It has been over 50 years since that day, but Irene Tovar remembers her frantic search for friends and family following an anti-Vietnam War protest in east Los Angeles that she helped to organize.
It was August 29, 1970, a day when more than 30,000 Latinos protested the Vietnam War along Whittier Boulevard before gathering in what was then known as Laguna Park.
“It was a family event. We invited our grandmothers and parents to come with our little siblings and we all walked. There was no violence on the course. People were sitting in the park, listening to the speakers and music, and then all hell broke loose, ”recalls the Mission Hills resident, now 83.
Violence erupted when the Los Angeles County Sheriff’s Department entered the park, killing three people, including LA Times reporter Ruben Salazar, and a county-wide curfew.
This protest, known as the Chicano National Moratorium, and other events leading up to the day, are the focus of a new exhibit titled “Patriotism in Conflict: Fighting for Country and Community,” which opens November 5 and runs through June 19 at La Plaza de Cultura y Artes in downtown LA The exhibit also includes contributions made by Latinos who have served in the military since World War II .
“We had over 30,000 people organizing, mobilizing and protesting to end the war and bring Chicano men back to the United States and also defend civil rights, education and political representation,” he said. declared Esperanza Sanchez, curator of the exhibition.
“It was a very peaceful protest,” Sanchez said.
But the peaceful protest later turned violent after police responded to a disturbance reported by shop owners at a nearby liquor store, then clashed with protesters in the park.
“The sheriff started chasing people (from the park) and beating them. Many people got scared and started to fight back or run away. They received tear gas, hit by the police, ”Sanchez said.
Learn from the past
The exhibition, made up of around 300 objects, including pictures, posters, leaflets, artwork and personal items of Latino servicemen, was due to open last summer at the cultural center to mark the 50th anniversary of the moratorium. . It has been delayed due to the coronavirus pandemic.
And while it focuses on the moratorium and the events leading up to August 29, it also examines the broader history of patriotism in the Chicano community, from their involvement in World War II to the Chicano moratorium, Sanchez said.
The exhibit begins by highlighting Latinos’ contributions to the military and their patriotism by displaying personal items such as a stack of handwritten letters sent by soldiers, some of which date back to World War II.
Also on display are a Purple Heart along with other medals awarded to Latino soldiers and a photo album of a soldier serving in Vietnam.
The exhibit then focuses heavily on photographs that include images of walkouts at local high schools to protest the war, as well as photos of female members of the Brown Berets protesting the Vietnam War in eastern LA in December. 1969. It is described in the exhibition as the first Chicano moratorium against the war.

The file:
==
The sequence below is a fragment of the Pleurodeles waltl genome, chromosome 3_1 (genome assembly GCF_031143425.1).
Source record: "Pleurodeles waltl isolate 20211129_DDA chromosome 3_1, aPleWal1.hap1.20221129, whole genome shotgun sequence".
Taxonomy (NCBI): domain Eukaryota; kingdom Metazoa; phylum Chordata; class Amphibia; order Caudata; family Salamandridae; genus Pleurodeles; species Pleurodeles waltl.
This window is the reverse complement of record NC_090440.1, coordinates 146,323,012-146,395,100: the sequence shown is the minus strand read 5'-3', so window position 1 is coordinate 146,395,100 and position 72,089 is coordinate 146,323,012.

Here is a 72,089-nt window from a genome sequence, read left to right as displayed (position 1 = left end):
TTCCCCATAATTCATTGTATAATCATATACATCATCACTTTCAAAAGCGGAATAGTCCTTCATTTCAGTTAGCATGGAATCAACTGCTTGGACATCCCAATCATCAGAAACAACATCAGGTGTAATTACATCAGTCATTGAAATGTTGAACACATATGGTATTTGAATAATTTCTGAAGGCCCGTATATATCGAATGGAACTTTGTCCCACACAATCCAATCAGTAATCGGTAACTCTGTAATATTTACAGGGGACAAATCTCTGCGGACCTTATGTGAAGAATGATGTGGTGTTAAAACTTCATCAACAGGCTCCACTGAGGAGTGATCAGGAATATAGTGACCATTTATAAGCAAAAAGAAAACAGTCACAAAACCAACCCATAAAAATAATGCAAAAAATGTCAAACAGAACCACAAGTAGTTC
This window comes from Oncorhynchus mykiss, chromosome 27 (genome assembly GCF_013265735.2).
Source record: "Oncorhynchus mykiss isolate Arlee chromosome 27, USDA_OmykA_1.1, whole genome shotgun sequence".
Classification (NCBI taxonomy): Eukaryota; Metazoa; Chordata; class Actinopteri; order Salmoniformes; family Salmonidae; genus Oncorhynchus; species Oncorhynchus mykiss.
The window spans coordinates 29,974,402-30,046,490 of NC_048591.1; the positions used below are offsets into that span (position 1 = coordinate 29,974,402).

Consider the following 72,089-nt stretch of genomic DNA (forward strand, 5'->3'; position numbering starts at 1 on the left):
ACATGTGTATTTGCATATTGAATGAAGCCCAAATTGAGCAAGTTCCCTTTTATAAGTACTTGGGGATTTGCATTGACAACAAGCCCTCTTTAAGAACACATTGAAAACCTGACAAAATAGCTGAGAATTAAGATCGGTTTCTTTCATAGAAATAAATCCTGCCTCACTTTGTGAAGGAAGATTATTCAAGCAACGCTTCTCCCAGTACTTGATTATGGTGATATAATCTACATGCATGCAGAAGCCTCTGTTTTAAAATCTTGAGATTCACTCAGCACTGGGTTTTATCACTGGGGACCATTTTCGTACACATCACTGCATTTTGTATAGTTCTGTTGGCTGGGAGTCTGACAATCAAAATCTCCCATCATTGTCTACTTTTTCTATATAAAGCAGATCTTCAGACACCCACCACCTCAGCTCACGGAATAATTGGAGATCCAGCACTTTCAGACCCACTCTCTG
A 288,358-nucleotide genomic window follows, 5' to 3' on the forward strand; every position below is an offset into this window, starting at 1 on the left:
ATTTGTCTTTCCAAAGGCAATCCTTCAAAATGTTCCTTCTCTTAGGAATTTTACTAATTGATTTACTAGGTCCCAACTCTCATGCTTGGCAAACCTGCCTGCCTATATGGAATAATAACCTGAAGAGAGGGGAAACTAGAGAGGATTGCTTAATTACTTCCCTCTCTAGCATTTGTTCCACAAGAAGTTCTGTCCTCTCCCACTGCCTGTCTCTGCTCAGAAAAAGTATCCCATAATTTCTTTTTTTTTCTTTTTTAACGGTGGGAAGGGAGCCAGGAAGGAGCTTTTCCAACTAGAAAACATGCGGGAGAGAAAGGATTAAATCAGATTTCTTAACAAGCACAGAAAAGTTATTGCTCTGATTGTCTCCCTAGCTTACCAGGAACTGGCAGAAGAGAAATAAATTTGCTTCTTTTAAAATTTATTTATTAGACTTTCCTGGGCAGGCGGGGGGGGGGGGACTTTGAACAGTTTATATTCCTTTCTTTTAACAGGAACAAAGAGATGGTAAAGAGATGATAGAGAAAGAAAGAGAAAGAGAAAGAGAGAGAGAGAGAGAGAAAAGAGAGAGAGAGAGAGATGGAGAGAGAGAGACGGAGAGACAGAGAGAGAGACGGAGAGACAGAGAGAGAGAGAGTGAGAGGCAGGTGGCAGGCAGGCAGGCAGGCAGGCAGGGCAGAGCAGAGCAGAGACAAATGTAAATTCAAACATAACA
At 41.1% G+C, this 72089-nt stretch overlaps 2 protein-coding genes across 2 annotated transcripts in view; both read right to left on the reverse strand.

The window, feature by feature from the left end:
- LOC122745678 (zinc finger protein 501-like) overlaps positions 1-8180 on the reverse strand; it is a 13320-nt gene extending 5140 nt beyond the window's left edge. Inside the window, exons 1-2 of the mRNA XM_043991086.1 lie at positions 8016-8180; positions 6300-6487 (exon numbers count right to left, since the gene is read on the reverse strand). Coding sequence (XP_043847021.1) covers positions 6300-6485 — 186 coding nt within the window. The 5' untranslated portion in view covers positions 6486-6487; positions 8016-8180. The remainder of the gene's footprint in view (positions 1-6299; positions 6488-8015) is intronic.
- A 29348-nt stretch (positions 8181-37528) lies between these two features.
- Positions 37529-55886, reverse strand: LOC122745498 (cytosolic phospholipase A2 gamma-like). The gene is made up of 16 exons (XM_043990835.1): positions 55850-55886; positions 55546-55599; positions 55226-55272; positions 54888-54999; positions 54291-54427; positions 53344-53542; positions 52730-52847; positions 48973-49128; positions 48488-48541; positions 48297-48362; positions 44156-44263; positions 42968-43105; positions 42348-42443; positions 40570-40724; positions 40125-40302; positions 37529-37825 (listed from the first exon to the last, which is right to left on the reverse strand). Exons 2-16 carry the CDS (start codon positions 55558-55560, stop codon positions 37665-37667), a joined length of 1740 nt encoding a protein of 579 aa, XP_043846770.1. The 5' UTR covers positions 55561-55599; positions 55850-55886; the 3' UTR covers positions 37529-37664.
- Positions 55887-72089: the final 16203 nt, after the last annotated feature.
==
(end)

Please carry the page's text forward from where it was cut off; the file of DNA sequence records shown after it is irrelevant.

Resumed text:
Dressed in military-style skirts, jackets and berets, the photo shows the women marching in a straight line during the protest which included more than 1,000 people rallying against the war.
“A lot of these women were the ones who mobilized everyone,” Sanchez said.
Other walls in the exhibition space are filled with black and white photographs of the August 29 demonstration.
One photo shows a massive crowd on Whittier Boulevard holding up signs, another shows a woman dressed in white holding her young daughter’s hand.
Still others show the aftermath of the violence that followed with footage of protesters showing the injuries they received that day, including bloody legs and bruised torsos and arms.
Salazar, who was killed at the Silver Dollar Bar & Cafe while reporting on the protest after a tear gas projectile fired by sheriffs hit him in the head, features prominently in the exhibit There are several works of art, including a colorful acrylic painting of the journalist, who became a martyr of the movement after his death.
And for Tovar, the exhibition is not only a lens to the past, it is also a lesson for future generations.
“It represents what I went through and I’m so happy that we remember what happened during that time,” Tovar said. “I really believe that if you don’t know your story you are doomed to repeat it and I think our community should recognize what a lot of people have done on behalf of their children,” she added.
Patriotism in times of conflict: fighting for the country and the community
When: November 5 June 19 2022
Where: La Plaza de Cultura y Artes, 501 N. Main St. Los Angeles
COVID-19 Protocols: Proof of vaccination or negative test and masks should be worn indoors.